Charlaine Harris is ending her popular “Sookie Stackhouse” vampire series, which has sold 24 million copies and got a massive boost from HBO’s “True Blood,” despite passionate objections from her fans, agent and publisher.
Five years ago, Charlaine Harris tried to kill Bill Compton, a handsome, brooding vampire in her best-selling supernatural mystery series. She fatally wounded him with a sword in book nine. But her editor fought back. HBO was launching “True Blood,” a TV show based on Ms. Harris’s books. Killing off a main character and romantic lead could damage the franchise at a moment when millions of new readers were discovering it. Ms. Harris rewrote the scene. Bill got bitten and poisoned, but stayed undead for four more books.
It paid off. The books, which had sold some two million copies before the show, went on to sell 30 million more copies in 35 countries. Ms. Harris’s rabid fan base gobbled up “True Blood”-themed comic books, graphic novels, cook books, and other quirky merchandise, from “I Bill” T-shirts to nail polish, jewelry, candles and bottles of a fake-blood beverage.
But after more than a decade, Ms. Harris, a cheerful 61-year-old grandmother, grew tired of the characters, even as her hyper-dedicated followers lusted for more. She ran out of fresh story lines about her bubbly blond protagonist, Sookie Stackhouse, a telepathic waitress who tangles with an ever-expanding supernatural cast of vampires, werewolves, shape-shifters, demons, goblins, elves, witches and fairies. She struggled to keep track of the convoluted mythology she’d invented. Things that used to excite her, like unveiling new supernatural creatures, started to feel stale.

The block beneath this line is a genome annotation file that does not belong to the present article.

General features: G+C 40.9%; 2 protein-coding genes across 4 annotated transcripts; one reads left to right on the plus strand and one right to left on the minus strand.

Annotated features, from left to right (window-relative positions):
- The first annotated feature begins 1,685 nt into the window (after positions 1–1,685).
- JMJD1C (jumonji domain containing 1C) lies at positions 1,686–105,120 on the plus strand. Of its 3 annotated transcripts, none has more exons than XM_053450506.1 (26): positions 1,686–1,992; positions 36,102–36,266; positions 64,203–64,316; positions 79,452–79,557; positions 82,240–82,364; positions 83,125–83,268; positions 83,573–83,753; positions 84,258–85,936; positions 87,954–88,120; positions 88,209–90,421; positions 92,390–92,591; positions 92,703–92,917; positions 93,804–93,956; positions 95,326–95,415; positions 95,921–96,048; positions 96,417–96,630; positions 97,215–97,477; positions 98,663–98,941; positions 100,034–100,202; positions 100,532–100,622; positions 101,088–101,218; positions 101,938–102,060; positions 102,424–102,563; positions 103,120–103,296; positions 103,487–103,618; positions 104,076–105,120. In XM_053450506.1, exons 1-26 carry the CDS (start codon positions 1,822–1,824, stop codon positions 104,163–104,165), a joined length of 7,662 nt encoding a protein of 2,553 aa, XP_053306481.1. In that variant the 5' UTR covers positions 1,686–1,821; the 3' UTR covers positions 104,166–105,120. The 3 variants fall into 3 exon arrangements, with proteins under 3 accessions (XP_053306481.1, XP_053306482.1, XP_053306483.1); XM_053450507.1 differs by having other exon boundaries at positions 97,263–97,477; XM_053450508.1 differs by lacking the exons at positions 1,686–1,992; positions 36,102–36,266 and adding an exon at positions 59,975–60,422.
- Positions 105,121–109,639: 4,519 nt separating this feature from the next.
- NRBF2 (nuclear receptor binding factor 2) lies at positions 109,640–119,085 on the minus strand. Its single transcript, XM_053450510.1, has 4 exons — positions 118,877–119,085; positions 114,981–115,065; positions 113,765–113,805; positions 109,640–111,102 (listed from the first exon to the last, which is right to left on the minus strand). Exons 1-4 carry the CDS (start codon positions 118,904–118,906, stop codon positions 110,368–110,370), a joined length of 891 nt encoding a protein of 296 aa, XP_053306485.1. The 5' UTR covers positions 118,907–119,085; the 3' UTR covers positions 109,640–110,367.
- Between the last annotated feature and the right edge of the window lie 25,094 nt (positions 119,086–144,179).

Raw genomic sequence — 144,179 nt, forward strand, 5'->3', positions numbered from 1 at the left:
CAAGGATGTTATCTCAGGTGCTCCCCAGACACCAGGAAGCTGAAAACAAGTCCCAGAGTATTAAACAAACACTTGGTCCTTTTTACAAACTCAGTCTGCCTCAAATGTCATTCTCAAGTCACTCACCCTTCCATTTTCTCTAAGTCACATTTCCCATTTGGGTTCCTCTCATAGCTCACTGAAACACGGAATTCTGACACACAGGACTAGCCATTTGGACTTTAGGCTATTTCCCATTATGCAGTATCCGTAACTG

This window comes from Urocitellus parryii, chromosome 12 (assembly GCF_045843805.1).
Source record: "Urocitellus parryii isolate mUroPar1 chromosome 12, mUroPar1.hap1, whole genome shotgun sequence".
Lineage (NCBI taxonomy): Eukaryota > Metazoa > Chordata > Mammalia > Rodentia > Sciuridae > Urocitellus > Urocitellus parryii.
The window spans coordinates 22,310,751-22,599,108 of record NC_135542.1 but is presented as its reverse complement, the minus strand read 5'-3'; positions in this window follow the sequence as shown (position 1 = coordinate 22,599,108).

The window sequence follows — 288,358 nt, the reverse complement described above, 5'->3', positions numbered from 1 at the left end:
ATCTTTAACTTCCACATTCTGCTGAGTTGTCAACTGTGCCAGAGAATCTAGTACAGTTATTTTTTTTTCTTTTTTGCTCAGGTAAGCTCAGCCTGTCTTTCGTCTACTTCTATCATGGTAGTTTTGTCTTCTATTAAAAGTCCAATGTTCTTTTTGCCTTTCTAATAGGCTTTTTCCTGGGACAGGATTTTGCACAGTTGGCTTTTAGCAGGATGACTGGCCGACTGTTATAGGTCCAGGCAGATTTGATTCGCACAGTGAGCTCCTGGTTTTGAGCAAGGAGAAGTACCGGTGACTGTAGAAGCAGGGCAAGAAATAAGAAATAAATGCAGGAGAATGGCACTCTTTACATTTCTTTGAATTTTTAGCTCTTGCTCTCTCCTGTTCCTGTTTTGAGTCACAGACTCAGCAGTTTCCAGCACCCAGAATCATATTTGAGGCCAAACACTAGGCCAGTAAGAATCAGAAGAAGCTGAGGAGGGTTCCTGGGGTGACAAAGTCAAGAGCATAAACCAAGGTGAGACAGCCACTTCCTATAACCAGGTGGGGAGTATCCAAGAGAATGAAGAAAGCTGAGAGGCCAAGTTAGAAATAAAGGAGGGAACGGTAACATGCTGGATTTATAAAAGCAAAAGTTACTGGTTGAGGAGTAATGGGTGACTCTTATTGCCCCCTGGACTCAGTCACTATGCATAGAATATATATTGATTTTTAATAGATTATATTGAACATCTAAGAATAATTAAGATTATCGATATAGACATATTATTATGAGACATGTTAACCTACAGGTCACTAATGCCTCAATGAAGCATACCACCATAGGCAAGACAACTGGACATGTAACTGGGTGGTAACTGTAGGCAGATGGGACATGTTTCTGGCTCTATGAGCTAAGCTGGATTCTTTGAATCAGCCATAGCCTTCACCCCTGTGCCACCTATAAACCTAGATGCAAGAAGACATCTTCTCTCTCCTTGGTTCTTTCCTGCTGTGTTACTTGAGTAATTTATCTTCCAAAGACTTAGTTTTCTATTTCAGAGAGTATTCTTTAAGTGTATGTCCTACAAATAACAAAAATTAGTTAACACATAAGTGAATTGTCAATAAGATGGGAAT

So Ms. Harris decided to shut down the lucrative franchise she created. When the 13th book, “Dead Ever After,” hits bookstores next week, it will mark the end of the Sookie Stackhouse series.
Many of her fans, however, aren’t close to satiated. Thousands of readers have written her and begged her to keep the story going. Some have taken to taunting Ms. Harris in emails and online forums, saying she’ll regret her decision. One fan threatened to commit suicide if the ending doesn’t meet her expectations.
“I’m very fortunate that people are so invested in the series,” Ms. Harris says. “At the same time, it can be a source of some anxiety to get emails that say, ‘If Sookie doesn’t end up with Eric, I’m going to kill myself.’ “
The prickly dynamic between Ms. Harris and some of her followers highlights how hard it can be to kill a successful series. For the first time in years, Ms. Harris isn’t touring to promote the book. She doesn’t want to be berated by readers who hate the ending or want vampire spinoffs.
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Alexandra Alter reports in the video below about the series ending:
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